PRESIDENTS WASHINGTON AND JEFFERSON LOVED PECANS, TOO!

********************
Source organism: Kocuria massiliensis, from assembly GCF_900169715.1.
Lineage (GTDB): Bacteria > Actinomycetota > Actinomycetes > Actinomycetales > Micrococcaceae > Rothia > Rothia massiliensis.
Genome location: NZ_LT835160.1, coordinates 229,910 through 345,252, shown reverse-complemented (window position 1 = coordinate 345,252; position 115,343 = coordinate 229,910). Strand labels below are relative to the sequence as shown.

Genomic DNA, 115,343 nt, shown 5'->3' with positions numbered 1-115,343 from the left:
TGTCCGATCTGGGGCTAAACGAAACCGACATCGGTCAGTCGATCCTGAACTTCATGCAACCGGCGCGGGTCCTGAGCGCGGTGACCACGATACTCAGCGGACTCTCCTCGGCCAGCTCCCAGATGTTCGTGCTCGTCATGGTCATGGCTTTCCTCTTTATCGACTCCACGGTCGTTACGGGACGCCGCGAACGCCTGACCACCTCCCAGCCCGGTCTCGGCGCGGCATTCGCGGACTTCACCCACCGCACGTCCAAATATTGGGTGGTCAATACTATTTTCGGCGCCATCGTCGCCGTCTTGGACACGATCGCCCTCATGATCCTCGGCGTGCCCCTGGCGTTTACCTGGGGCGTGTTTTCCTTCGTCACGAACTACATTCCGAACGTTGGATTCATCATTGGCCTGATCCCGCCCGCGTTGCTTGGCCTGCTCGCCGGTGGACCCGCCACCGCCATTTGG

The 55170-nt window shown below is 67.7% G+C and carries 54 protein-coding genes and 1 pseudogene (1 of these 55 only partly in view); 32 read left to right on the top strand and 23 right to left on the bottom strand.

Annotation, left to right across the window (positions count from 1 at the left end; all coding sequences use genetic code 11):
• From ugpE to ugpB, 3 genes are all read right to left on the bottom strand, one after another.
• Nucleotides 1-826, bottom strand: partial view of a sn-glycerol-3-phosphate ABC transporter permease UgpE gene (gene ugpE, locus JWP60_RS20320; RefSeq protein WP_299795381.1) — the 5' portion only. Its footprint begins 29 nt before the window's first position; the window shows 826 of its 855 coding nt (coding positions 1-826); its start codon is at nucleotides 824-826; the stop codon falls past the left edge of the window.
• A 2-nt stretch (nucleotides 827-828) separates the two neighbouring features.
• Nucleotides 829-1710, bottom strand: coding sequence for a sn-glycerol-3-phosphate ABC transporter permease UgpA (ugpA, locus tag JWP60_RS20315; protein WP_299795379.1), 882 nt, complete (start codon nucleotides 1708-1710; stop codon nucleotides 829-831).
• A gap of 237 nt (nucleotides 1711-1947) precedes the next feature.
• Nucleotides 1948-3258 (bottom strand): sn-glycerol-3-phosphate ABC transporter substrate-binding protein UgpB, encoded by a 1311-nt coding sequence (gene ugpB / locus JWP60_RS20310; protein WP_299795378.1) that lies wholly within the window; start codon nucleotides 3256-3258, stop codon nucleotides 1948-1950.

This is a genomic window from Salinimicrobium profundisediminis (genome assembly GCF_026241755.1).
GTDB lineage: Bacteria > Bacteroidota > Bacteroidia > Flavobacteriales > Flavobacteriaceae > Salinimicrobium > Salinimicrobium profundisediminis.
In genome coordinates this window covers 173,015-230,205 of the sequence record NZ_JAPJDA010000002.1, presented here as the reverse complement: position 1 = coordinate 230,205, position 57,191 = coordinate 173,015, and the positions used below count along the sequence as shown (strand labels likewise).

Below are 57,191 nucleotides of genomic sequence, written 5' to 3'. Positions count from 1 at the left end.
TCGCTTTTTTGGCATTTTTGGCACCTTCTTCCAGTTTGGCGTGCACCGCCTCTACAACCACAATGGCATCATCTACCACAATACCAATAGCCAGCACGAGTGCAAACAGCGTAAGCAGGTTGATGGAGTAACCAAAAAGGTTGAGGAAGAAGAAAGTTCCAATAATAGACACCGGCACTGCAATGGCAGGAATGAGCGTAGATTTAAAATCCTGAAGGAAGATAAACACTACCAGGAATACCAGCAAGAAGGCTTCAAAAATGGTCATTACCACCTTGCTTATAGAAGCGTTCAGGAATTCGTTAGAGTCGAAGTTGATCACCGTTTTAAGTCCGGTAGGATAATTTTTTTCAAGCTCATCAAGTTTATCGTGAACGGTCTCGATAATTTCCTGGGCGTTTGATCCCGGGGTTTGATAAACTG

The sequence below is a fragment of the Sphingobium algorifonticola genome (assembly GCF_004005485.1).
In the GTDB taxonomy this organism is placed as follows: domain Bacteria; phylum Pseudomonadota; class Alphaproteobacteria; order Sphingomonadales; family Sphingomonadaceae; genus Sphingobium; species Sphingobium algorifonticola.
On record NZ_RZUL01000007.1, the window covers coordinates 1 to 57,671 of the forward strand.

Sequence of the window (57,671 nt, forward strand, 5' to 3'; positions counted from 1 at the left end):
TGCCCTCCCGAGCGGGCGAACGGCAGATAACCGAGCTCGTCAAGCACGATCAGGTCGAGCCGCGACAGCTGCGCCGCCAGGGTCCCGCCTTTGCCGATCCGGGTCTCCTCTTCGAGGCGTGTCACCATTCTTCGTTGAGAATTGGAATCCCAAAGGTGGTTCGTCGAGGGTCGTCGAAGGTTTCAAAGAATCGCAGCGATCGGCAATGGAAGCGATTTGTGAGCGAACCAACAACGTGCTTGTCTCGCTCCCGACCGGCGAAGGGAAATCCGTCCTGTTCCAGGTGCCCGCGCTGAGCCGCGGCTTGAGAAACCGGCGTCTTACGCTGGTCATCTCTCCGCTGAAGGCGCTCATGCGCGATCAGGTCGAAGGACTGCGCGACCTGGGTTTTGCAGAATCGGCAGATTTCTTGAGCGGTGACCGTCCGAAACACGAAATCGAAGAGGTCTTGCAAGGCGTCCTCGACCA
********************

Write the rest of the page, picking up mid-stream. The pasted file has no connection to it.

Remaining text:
One of the first known cultivated pecan tree plantings, by Spanish colonists and Franciscans in northern Mexico, appears to have taken place in the late 1600’s or early 1700’s. These plantings are documented to around 1711—about 60 years before the first recorded planting by U.S. colonists. The first U.S. pecan planting took place in Long Island, NY in 1772. By the late 1700’s, pecans from the northern range reached the English portion of the Atlantic Seaboard and were planted in the gardens of easterners such as George Washington (1775) and Thomas Jefferson (1779). Settlers were also planting pecans in community gardens along the Gulf Coast at this time. In the late 1770’s, the economic potential of pecans was realized by French and Spanish colonists settling along the Gulf of Mexico. By 1802, the French were exporting pecans to the West Indies—although it is speculated that pecans were exported to the West Indies and Spain earlier by Spanish colonists in northern Mexico. By 1805, advertisements in London said that the pecan was “…a tree meriting attention as a cultivated crop.”